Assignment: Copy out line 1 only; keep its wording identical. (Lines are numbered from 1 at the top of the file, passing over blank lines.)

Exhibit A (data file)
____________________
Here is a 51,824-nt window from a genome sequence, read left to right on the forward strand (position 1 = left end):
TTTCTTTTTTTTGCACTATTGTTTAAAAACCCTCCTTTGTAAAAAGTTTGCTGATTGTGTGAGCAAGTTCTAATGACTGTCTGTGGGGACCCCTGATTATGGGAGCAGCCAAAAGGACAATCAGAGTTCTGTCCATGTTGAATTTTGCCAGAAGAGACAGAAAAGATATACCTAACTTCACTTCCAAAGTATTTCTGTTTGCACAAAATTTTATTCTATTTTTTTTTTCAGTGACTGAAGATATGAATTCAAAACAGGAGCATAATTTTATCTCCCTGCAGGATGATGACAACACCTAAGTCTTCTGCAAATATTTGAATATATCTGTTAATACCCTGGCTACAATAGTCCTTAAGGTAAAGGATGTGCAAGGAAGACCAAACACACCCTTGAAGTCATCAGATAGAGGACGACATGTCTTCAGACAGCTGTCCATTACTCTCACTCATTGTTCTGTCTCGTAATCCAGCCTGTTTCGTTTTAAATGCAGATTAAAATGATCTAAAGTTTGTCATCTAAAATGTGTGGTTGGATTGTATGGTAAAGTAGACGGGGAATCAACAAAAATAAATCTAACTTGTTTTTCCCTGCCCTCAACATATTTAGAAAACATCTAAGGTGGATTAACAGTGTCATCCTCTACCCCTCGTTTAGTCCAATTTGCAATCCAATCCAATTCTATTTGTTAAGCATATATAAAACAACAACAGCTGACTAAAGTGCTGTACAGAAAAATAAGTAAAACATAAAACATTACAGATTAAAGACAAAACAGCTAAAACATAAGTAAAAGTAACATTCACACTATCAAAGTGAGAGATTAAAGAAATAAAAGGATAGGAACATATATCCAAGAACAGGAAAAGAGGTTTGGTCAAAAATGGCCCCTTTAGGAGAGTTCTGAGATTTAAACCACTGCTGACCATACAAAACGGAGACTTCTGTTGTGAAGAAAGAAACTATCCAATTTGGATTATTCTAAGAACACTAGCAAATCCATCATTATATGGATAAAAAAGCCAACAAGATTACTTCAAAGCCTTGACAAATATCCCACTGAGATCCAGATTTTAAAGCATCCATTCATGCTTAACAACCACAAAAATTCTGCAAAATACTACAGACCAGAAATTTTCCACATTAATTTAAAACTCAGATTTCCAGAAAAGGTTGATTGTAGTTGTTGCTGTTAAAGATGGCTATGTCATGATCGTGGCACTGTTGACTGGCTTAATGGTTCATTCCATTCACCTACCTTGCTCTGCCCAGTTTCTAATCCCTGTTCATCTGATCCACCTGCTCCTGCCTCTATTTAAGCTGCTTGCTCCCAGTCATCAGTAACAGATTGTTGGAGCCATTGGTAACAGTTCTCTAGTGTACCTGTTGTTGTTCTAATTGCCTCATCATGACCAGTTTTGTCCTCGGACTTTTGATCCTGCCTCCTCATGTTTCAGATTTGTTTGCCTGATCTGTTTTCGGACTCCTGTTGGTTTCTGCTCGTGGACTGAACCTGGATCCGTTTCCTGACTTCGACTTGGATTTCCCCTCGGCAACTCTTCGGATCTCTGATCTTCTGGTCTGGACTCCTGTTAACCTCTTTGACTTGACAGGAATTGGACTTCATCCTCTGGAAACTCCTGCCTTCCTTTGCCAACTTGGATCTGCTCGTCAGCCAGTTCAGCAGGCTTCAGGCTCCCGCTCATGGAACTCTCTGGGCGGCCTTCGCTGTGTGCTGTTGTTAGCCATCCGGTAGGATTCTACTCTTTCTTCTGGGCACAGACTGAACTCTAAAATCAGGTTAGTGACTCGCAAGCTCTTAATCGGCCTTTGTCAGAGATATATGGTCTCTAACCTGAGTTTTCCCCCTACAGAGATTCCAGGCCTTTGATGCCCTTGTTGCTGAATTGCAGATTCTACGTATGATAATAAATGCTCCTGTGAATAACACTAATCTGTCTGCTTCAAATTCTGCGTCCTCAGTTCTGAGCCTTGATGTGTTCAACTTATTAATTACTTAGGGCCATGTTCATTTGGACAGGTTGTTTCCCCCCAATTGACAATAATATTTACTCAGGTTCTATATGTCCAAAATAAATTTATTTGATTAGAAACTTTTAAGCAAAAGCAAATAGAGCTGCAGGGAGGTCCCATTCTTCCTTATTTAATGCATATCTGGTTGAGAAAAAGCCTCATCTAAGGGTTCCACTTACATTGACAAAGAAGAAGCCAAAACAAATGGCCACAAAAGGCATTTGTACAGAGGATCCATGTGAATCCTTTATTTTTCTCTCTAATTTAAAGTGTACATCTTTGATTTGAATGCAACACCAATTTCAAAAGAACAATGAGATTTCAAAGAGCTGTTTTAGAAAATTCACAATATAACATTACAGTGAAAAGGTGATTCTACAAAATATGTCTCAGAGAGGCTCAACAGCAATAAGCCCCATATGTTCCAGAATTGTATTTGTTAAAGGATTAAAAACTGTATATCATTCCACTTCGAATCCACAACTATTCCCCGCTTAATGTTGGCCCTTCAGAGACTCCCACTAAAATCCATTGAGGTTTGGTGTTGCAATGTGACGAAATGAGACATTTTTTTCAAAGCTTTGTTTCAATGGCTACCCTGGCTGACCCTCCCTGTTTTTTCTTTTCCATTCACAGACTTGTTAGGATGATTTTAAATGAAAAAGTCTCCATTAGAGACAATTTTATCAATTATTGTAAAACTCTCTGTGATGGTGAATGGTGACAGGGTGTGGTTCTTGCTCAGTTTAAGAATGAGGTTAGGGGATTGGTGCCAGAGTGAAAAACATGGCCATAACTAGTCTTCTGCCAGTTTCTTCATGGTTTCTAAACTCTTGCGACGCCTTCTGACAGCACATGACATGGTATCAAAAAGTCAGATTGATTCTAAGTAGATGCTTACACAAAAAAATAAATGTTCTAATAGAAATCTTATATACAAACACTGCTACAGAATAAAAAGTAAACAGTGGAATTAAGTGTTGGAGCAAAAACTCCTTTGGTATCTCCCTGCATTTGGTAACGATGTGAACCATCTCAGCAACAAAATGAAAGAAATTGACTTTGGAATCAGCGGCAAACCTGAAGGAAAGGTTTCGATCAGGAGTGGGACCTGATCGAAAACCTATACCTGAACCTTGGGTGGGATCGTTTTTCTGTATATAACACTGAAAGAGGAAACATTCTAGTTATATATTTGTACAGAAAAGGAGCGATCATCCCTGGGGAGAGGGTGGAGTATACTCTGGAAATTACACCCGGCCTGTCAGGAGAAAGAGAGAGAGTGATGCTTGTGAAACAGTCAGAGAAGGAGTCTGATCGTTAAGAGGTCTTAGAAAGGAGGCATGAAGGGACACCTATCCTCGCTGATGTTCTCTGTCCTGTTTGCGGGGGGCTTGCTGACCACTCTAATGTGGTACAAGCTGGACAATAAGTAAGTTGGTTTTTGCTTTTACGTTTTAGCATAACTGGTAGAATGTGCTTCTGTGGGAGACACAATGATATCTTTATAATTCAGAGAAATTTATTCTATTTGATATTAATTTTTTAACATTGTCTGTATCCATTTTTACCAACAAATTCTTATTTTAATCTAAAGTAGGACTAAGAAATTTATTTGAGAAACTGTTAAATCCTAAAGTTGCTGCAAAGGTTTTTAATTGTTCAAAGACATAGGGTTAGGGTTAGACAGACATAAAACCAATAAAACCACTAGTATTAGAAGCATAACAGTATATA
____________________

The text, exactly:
Here is a 51,824-nt window from a genome sequence, read left to right on the forward strand (position 1 = left end):